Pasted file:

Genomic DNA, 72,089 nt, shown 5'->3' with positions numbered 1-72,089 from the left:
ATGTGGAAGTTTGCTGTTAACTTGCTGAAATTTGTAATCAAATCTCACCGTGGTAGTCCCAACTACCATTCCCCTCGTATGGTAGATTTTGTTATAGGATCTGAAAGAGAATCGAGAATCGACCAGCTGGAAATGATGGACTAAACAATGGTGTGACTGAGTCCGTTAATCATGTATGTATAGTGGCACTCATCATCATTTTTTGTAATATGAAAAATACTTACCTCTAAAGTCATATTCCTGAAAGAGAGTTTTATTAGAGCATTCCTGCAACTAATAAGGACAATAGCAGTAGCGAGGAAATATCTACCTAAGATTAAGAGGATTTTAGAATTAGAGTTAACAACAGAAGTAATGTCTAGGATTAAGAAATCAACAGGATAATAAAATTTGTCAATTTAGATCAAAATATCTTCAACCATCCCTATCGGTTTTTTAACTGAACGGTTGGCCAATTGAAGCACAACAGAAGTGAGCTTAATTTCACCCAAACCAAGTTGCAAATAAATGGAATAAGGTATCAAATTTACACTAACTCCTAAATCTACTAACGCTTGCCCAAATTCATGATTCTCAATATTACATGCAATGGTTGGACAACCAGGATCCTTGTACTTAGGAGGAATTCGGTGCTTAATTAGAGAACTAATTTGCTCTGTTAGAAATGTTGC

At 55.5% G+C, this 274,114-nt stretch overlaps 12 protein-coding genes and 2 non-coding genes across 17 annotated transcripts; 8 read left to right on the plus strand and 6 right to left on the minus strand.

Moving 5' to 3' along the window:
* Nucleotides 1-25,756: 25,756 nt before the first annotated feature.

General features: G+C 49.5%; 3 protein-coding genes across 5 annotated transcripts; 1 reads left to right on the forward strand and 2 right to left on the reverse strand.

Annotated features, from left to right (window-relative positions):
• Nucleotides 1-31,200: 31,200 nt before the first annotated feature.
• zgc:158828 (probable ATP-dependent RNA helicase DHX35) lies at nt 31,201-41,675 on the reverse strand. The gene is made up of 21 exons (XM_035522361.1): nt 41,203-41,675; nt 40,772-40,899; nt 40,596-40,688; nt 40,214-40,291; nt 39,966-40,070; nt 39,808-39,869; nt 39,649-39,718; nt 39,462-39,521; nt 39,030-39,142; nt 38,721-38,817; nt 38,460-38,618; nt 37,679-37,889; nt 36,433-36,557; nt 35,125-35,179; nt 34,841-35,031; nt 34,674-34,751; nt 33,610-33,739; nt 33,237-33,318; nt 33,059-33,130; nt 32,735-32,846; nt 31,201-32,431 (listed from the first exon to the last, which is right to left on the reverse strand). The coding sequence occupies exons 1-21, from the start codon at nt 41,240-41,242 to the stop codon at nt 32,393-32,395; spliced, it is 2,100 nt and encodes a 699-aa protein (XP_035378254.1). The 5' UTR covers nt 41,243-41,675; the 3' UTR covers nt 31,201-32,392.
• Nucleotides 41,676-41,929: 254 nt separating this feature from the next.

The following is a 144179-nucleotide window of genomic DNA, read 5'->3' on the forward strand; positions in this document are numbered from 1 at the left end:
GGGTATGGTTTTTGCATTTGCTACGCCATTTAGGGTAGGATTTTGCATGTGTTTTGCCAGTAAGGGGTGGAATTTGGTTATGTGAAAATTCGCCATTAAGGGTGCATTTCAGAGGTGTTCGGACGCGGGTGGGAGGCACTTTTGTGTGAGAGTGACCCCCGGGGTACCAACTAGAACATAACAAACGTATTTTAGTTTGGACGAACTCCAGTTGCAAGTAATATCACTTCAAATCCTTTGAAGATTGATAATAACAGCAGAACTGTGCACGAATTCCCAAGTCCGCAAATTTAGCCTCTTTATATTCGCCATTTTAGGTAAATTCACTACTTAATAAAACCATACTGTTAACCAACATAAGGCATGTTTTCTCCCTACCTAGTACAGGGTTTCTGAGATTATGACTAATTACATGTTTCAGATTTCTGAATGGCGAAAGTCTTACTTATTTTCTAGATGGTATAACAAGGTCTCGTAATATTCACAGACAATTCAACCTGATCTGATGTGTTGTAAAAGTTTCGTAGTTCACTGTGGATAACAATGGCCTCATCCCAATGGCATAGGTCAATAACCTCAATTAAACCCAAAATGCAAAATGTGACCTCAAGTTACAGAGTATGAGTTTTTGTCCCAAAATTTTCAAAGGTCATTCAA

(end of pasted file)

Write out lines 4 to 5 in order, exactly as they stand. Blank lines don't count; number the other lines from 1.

Moving 5' to 3' along the window:
* Nucleotides 1-25,756: 25,756 nt before the first annotated feature.